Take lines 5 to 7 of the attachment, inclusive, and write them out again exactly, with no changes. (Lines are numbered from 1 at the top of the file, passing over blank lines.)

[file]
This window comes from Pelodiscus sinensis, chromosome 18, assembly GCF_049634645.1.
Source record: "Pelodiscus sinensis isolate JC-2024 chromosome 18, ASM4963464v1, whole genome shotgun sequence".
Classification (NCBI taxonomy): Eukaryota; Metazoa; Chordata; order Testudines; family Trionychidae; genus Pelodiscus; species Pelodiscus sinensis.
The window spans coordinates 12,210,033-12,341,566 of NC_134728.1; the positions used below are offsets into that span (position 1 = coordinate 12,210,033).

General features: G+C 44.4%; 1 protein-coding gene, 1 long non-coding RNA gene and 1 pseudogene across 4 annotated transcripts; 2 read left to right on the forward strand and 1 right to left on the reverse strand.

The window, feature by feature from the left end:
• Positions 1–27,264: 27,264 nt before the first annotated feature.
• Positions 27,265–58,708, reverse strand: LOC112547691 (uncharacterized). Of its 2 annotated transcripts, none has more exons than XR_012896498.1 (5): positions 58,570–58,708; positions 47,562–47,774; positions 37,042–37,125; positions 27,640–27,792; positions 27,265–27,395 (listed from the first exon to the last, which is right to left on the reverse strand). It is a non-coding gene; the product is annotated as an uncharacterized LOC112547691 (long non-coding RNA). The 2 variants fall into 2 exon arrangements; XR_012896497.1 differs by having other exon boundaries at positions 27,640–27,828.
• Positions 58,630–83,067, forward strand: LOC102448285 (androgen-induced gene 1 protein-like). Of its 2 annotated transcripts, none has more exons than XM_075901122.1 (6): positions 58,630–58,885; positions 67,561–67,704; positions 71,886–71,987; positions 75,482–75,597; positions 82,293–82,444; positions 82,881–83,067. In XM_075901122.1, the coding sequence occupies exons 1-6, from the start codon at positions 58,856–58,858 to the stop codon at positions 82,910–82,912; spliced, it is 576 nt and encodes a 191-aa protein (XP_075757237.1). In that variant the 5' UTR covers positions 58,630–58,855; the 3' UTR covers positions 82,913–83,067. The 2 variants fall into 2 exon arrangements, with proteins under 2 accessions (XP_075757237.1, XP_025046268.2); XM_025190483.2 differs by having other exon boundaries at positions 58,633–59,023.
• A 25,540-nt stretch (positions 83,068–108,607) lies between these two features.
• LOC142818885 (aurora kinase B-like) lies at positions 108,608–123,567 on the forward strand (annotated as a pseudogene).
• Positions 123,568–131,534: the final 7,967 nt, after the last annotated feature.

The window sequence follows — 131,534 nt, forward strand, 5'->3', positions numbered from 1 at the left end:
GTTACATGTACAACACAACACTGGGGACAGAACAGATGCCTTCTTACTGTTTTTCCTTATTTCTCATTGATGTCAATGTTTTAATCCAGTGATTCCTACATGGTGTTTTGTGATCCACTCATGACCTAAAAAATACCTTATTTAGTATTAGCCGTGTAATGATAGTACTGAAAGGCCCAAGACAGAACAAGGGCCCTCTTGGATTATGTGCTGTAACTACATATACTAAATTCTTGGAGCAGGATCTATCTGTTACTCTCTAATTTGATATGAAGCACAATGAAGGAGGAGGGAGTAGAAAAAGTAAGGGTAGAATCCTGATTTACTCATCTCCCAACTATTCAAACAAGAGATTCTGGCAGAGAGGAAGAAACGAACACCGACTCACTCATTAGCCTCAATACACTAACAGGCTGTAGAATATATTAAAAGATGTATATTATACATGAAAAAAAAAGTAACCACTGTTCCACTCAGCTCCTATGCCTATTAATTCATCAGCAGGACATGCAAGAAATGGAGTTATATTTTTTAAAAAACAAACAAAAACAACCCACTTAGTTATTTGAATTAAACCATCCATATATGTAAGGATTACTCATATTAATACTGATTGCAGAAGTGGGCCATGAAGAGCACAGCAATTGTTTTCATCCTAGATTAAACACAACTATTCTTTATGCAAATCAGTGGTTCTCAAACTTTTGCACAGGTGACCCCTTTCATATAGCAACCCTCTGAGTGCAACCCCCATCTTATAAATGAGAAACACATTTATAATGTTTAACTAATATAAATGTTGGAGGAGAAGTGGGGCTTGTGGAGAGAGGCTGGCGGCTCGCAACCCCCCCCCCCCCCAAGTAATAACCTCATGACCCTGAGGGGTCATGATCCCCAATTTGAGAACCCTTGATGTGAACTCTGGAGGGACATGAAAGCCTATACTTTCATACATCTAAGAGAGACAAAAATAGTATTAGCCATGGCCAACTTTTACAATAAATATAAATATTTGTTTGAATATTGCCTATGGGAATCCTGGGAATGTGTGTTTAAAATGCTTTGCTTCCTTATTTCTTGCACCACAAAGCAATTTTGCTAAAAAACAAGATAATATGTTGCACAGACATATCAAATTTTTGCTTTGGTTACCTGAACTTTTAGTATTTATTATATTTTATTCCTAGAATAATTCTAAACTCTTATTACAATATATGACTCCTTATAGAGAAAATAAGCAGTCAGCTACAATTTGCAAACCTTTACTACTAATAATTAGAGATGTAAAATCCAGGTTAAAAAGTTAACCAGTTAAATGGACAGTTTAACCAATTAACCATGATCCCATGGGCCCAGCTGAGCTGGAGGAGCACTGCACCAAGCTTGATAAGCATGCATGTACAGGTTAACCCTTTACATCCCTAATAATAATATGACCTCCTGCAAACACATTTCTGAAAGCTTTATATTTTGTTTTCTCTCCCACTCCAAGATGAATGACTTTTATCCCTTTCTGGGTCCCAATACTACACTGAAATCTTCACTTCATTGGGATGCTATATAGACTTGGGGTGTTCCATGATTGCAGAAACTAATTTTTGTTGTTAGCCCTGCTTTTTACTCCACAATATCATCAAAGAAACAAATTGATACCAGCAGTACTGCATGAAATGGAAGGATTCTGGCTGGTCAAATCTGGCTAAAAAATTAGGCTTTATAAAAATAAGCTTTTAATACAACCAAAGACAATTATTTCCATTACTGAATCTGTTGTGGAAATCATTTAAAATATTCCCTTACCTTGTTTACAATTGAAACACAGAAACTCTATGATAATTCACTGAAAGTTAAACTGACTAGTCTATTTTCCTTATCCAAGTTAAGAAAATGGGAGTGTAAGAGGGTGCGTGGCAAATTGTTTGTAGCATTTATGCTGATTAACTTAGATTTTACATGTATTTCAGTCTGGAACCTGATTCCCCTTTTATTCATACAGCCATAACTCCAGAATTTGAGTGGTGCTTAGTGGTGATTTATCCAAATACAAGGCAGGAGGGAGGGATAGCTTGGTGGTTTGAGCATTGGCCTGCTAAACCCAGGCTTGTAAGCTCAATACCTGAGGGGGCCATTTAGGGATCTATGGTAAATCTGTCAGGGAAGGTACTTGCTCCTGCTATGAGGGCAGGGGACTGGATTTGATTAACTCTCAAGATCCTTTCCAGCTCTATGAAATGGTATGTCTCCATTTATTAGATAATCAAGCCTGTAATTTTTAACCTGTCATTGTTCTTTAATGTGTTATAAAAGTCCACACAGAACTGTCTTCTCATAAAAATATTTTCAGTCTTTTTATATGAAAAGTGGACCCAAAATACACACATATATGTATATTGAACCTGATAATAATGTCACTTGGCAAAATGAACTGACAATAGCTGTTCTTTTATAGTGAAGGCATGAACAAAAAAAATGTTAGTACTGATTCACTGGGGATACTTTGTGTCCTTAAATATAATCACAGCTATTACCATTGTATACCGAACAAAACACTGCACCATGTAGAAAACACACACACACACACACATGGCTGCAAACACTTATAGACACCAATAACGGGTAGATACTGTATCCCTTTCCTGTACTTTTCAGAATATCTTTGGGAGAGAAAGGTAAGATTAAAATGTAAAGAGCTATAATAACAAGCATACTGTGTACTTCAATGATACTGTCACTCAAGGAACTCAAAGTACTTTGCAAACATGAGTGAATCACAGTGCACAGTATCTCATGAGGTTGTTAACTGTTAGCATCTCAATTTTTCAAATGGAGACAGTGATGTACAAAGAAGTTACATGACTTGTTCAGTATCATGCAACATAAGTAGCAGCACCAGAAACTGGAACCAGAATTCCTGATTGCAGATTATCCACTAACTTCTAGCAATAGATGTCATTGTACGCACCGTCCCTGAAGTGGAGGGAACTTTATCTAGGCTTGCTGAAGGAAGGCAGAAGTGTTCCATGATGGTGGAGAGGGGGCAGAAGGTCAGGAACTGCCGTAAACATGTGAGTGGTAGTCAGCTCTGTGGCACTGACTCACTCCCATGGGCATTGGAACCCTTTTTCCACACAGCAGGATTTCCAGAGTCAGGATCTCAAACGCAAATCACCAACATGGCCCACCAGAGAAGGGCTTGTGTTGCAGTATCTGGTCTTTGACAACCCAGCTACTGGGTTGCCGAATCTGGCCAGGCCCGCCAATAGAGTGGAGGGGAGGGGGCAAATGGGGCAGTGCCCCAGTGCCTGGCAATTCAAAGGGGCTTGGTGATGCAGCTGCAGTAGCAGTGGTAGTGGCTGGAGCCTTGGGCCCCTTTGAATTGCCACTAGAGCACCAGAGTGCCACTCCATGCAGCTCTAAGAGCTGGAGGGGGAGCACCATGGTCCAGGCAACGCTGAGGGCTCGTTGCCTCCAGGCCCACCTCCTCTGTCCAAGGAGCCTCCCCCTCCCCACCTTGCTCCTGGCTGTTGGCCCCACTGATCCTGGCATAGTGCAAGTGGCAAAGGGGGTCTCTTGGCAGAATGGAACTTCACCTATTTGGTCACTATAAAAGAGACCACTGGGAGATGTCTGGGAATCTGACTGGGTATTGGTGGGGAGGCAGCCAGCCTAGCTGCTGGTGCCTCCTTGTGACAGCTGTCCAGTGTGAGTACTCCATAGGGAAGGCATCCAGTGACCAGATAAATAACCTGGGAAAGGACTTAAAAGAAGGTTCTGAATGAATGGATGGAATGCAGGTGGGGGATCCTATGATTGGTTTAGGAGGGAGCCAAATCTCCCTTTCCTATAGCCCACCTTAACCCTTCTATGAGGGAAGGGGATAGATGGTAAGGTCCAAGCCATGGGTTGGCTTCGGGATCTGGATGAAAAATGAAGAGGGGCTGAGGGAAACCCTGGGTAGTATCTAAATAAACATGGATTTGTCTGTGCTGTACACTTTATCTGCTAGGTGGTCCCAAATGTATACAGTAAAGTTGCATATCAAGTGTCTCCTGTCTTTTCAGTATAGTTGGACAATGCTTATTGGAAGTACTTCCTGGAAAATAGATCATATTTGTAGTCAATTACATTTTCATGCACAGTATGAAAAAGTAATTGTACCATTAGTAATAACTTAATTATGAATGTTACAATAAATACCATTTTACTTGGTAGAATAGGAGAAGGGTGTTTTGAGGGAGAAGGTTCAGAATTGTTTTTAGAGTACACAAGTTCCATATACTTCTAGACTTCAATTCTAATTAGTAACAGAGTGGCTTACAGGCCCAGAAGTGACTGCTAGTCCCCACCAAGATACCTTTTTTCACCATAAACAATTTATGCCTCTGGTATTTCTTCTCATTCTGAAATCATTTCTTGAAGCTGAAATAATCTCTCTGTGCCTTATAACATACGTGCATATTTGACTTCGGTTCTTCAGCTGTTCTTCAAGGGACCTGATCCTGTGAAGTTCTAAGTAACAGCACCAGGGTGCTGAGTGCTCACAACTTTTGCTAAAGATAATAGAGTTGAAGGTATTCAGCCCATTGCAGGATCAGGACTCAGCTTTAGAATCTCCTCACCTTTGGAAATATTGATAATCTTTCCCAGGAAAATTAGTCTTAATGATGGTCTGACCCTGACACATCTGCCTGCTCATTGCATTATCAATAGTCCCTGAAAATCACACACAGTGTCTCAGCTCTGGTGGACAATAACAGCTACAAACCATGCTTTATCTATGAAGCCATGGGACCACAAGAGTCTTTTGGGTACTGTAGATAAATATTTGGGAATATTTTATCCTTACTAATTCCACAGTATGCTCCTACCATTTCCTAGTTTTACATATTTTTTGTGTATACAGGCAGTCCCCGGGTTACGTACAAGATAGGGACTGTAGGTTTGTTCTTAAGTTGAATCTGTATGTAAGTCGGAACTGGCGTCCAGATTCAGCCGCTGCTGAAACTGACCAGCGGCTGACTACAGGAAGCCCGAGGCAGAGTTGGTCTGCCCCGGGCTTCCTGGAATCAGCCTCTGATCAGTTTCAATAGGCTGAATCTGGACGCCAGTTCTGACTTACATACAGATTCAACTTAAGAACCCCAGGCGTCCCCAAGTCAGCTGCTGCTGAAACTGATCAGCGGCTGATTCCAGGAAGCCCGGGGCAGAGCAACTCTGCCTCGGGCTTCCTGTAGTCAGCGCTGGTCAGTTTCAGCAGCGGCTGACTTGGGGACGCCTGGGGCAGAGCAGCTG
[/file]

General features: G+C 44.4%; 1 protein-coding gene, 1 long non-coding RNA gene and 1 pseudogene across 4 annotated transcripts; 2 read left to right on the forward strand and 1 right to left on the reverse strand.

The window, feature by feature from the left end:
• Positions 1–27,264: 27,264 nt before the first annotated feature.